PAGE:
Minnehaha Creek winds its way from west to east across South Minneapolis in a strip of parkland. It drains Lake Minnetonka, Minnesota's ninth-largest lake, which is located to the west of the Twin Cities. The creek is named after the waterfall. "Minnehaha" is the word for "waterfall" in the language of the local Lakota natives, although local legend, and Longfellow, have mistranslated it as "laughing water."



The WPA and the Park Board have also channeled the creek in the three-quarter-mile ravine that lies between the Falls and the Mississippi River, creating a popular short hike where the formerly fast-moving creek slows down and becomes suitable for swimming, wading, and fishing in the summer.




Where the two main stairways meet below the Falls is the first, and most popular, of the four bridges on the lower section of the creek. To get a photo of it that wasn't full of people, we had to get there at sunrise on this June morning, and even then there were hundreds of people in the upper section of the park preparing for a bike race.




Below the bridge there's a path on the south shore of the creek leading downstream. While the WPA engineering remains very obvious, this is where the creek is at its fastest and wildest. This section of the path is hilly and treacherous in the winter, often limiting the number of people who come downstream and making the lower section of the park more peaceful in the off-season.




Downstream of the swimming area, the creek continues broad and calm, with walking paths now on both sides and the creek now suitable both for fishing and for viewing wildlife. Being in the middle of the city, there's not a lot of animal activity beyond a ubiquitous population of frogs, but I've been known to sometimes spot wild turkeys or a Great Blue Heron in this area.





Reach the end of the path to find the greatest river in North America, the Mighty Mississippi, still near the beginning of its 2,320-mile journey to the Gulf of Mexico. This is near the northern navigation limit of the river. If you stood here 10,000 years ago and looked to your left, you would see a colossal, 180-foot-high waterfall on the Mississippi, St. Anthony Falls, which has since migrated ten miles upstream and become the much smaller, industrialized waterfall which drove the formation of Minneapolis.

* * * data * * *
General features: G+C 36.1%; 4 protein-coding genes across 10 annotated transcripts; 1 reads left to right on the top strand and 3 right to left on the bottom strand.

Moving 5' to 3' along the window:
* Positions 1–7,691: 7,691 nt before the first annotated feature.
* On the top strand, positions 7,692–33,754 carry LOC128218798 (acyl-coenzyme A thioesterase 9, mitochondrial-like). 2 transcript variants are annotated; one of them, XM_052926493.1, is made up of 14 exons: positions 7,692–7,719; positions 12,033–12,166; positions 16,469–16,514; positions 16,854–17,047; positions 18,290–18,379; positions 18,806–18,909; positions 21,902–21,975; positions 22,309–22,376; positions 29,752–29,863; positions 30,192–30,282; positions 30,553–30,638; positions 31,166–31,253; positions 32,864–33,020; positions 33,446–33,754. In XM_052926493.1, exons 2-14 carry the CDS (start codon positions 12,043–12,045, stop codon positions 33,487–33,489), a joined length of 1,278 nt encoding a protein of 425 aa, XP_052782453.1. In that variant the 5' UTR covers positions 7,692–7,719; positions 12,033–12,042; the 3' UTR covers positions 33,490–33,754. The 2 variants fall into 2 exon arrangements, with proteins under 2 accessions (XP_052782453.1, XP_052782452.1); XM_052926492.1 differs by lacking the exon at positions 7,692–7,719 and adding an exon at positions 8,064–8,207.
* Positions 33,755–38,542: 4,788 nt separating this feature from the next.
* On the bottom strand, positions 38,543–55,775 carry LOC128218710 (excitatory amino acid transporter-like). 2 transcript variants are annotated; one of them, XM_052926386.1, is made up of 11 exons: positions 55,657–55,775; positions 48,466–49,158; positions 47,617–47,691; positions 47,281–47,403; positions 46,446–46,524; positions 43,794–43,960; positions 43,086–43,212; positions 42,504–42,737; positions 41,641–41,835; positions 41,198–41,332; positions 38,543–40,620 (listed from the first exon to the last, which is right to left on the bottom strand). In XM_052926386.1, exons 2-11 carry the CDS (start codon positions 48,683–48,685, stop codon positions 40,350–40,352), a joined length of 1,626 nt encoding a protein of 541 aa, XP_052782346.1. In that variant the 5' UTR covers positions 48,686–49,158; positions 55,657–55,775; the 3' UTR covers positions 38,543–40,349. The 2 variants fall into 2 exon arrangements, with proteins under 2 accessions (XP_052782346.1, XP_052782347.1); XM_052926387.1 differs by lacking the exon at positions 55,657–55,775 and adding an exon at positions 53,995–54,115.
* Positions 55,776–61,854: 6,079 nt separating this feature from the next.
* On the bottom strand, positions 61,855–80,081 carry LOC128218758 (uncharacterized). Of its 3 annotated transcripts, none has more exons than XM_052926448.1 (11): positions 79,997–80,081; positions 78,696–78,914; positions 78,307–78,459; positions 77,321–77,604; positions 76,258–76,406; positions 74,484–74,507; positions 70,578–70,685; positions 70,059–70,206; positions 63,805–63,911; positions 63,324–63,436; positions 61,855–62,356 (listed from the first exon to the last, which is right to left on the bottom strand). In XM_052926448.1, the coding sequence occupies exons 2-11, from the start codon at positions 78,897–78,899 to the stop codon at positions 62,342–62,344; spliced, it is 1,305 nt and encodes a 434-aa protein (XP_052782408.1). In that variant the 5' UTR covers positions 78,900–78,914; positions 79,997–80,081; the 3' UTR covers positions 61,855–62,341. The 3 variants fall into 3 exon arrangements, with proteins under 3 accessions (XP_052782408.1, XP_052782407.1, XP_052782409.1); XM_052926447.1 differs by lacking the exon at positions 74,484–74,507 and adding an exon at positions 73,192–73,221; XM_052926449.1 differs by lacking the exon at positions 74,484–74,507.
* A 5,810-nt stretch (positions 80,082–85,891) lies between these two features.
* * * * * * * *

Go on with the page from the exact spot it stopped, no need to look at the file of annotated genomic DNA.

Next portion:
As one of Minneapolis' most major parks, Minnehaha Falls is a popular site for weddings, leading to the frequent sight of bridesmaids picking their way down five flights of rough stone stairs in brightly-colored dresses and high-heeled shoes in order to take their wedding photos at the bottom of the Falls.






As I mentioned above, the Minneapolis Veterans Home is within the park, on the promontory formed by the creek's ravine on the southwest side and the Mississippi Gorge on the east. One of the most notable and striking features in the ravine is this bridge, used to access the Veterans Home.

The cliffsides underneath the bridge are climbable, and this has become a popular spot for parties and late-night revelry among the city's teenage population.

Unfortunately I've never been able to experience one of those events personally, but the evidence they leave behind is often of interest.





I'd like to thank you for coming on my Steemit tour of Minnehaha Falls. Don't worry, you only have five flights of stairs to climb before you can go home.

All photos in this post are my own work. Many are available as prints on my website.

Wondering why several of these photos have people reading in them? Check out my project The Reader: War for the Oaks and learn about Minnehaha Falls' key place in the history of Urban Fantasy.

This post was created for the @sndbox About My Culture challenge curated by @aaronli.

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Urban waterfalls are a luxury or, put it simply, wishful thinking in Hong Kong, a conetre city surrounded by a high intensity of high-rise buildings.

Congrats on getting through the challenge, I enjoyed your story. :-)